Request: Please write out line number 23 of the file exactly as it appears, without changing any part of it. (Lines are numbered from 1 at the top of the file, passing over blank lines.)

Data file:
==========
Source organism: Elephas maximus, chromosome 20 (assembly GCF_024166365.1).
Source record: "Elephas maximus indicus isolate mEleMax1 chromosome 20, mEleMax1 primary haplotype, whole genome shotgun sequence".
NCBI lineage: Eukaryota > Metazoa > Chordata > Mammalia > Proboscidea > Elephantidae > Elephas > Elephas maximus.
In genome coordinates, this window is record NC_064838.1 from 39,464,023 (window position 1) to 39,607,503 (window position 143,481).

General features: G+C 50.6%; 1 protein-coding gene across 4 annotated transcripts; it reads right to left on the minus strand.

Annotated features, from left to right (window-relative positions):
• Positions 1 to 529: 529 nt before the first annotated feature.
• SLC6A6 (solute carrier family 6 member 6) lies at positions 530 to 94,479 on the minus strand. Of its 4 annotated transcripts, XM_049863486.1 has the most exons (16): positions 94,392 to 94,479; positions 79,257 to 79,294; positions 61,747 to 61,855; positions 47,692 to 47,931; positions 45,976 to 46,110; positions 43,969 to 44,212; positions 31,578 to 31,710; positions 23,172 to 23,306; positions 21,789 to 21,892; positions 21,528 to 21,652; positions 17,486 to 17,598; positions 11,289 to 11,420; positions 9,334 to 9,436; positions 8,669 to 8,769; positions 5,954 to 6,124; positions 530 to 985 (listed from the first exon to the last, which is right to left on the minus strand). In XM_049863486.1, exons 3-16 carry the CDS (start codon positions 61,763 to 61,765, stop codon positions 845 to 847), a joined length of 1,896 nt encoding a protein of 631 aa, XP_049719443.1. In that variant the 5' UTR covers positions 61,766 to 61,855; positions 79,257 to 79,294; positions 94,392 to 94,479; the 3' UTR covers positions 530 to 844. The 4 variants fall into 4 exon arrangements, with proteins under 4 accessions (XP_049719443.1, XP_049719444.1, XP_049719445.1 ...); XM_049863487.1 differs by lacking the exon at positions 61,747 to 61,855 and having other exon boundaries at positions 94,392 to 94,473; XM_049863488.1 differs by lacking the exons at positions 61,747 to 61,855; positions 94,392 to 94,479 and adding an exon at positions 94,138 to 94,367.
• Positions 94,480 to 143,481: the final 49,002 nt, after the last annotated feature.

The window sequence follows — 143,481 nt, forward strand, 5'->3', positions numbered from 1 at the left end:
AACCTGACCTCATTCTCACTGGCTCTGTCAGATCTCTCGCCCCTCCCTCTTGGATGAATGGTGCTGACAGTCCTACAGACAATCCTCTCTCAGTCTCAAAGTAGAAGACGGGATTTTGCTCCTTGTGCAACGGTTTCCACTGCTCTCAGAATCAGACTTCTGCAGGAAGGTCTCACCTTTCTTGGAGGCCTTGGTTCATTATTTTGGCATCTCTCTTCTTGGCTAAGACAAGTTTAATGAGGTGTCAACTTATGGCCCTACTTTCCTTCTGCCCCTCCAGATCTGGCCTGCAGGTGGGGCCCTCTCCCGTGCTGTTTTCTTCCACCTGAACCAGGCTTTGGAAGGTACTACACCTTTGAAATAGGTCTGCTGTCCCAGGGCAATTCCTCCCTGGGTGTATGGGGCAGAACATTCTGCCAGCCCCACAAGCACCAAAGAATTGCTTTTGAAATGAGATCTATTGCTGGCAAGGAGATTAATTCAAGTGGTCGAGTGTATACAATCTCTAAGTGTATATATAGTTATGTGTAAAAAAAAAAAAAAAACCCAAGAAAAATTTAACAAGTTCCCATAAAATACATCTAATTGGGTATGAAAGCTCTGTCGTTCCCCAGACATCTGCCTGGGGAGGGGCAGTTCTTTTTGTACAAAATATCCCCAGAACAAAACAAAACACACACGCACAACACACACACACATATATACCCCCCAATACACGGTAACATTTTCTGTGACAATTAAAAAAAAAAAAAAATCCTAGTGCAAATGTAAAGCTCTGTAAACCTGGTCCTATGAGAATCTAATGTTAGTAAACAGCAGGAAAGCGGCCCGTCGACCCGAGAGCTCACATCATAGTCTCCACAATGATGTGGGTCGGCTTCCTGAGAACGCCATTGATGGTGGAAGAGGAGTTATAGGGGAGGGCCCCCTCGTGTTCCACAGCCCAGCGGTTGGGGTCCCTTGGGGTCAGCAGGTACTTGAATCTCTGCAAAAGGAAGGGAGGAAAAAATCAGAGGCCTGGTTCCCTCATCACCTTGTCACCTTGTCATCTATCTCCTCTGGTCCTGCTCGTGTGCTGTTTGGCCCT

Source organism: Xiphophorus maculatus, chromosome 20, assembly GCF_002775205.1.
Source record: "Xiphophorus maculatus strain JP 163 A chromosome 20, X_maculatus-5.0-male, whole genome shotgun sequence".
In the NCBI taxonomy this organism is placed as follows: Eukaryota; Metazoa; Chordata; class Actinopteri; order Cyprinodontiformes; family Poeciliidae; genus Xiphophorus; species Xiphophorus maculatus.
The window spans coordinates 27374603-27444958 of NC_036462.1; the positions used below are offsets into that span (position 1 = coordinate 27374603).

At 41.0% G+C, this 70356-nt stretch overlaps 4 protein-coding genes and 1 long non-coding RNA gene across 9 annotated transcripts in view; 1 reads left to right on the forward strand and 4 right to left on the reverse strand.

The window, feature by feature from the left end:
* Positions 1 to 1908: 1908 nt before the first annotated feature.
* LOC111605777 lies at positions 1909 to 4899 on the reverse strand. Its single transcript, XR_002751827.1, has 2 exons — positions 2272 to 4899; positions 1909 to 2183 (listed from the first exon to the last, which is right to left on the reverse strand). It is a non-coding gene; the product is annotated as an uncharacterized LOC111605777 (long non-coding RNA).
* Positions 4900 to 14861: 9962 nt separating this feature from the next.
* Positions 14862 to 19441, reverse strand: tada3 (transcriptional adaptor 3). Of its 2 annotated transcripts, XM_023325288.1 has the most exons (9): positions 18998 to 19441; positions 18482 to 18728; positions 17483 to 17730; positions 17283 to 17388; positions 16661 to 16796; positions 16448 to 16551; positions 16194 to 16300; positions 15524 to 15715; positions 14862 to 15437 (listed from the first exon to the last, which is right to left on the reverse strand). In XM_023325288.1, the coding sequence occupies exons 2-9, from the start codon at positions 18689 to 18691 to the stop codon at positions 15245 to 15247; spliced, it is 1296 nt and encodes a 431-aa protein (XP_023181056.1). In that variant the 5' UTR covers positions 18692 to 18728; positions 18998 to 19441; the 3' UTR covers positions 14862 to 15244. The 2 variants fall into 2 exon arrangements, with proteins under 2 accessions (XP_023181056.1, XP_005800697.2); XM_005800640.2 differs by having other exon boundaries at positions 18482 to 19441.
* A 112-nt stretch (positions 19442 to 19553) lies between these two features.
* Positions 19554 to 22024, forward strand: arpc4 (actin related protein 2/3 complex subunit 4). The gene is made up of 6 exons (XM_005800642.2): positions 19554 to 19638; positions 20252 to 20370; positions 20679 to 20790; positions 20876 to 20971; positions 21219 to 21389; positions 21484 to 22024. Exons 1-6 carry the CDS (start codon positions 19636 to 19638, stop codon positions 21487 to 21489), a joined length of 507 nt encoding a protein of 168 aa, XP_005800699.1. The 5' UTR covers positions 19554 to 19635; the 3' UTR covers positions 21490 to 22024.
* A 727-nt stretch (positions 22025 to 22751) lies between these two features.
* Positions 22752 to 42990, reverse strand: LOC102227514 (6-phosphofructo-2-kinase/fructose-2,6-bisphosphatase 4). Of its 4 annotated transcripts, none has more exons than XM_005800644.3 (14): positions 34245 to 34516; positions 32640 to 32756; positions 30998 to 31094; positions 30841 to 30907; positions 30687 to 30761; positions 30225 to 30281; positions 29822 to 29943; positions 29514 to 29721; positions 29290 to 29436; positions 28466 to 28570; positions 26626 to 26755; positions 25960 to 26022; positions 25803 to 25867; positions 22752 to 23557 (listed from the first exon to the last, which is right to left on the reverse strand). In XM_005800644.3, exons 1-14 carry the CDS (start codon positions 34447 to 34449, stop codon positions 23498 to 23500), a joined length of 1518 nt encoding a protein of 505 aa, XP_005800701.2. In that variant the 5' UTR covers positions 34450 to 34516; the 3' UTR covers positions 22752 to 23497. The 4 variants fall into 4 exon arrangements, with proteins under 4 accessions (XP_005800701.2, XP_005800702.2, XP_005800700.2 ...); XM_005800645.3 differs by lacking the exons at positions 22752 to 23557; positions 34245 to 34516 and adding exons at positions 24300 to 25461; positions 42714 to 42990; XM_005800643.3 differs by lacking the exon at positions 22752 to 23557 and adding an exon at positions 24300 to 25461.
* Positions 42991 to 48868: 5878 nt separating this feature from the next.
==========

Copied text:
* Positions 19554 to 22024, forward strand: arpc4 (actin related protein 2/3 complex subunit 4). The gene is made up of 6 exons (XM_005800642.2): positions 19554 to 19638; positions 20252 to 20370; positions 20679 to 20790; positions 20876 to 20971; positions 21219 to 21389; positions 21484 to 22024. Exons 1-6 carry the CDS (start codon positions 19636 to 19638, stop codon positions 21487 to 21489), a joined length of 507 nt encoding a protein of 168 aa, XP_005800699.1. The 5' UTR covers positions 19554 to 19635; the 3' UTR covers positions 21490 to 22024.